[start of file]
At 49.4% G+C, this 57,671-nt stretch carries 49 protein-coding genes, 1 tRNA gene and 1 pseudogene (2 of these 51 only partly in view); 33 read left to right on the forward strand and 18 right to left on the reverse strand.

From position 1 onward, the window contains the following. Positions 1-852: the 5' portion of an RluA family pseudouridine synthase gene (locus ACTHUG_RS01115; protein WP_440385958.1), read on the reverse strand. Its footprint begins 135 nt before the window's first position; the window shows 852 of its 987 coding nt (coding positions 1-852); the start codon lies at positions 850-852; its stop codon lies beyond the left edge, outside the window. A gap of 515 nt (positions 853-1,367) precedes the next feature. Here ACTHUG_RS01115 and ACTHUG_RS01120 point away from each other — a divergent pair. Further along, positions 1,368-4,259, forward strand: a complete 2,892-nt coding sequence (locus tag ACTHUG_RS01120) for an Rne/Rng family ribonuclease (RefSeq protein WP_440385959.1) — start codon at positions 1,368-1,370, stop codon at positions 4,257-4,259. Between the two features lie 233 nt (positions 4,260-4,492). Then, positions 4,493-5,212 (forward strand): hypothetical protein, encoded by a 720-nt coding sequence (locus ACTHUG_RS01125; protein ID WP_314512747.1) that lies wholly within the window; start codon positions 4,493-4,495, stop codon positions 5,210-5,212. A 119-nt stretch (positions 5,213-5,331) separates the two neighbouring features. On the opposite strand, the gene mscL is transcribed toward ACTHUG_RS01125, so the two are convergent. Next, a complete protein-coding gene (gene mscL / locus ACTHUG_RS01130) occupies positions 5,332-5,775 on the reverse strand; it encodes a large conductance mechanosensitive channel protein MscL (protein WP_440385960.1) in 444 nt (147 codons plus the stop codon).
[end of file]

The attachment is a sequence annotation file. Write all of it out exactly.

At 49.4% G+C, this 57,671-nt stretch carries 49 protein-coding genes, 1 tRNA gene and 1 pseudogene (2 of these 51 only partly in view); 33 read left to right on the forward strand and 18 right to left on the reverse strand.

From position 1 onward, the window contains the following. Positions 1-852: the 5' portion of an RluA family pseudouridine synthase gene (locus ACTHUG_RS01115; protein WP_440385958.1), read on the reverse strand. Its footprint begins 135 nt before the window's first position; the window shows 852 of its 987 coding nt (coding positions 1-852); the start codon lies at positions 850-852; its stop codon lies beyond the left edge, outside the window. A gap of 515 nt (positions 853-1,367) precedes the next feature. Here ACTHUG_RS01115 and ACTHUG_RS01120 point away from each other — a divergent pair. Further along, positions 1,368-4,259, forward strand: a complete 2,892-nt coding sequence (locus tag ACTHUG_RS01120) for an Rne/Rng family ribonuclease (RefSeq protein WP_440385959.1) — start codon at positions 1,368-1,370, stop codon at positions 4,257-4,259. Between the two features lie 233 nt (positions 4,260-4,492). Then, positions 4,493-5,212 (forward strand): hypothetical protein, encoded by a 720-nt coding sequence (locus ACTHUG_RS01125; protein ID WP_314512747.1) that lies wholly within the window; start codon positions 4,493-4,495, stop codon positions 5,210-5,212. A 119-nt stretch (positions 5,213-5,331) separates the two neighbouring features. On the opposite strand, the gene mscL is transcribed toward ACTHUG_RS01125, so the two are convergent. Next, a complete protein-coding gene (gene mscL / locus ACTHUG_RS01130) occupies positions 5,332-5,775 on the reverse strand; it encodes a large conductance mechanosensitive channel protein MscL (protein WP_440385960.1) in 444 nt (147 codons plus the stop codon).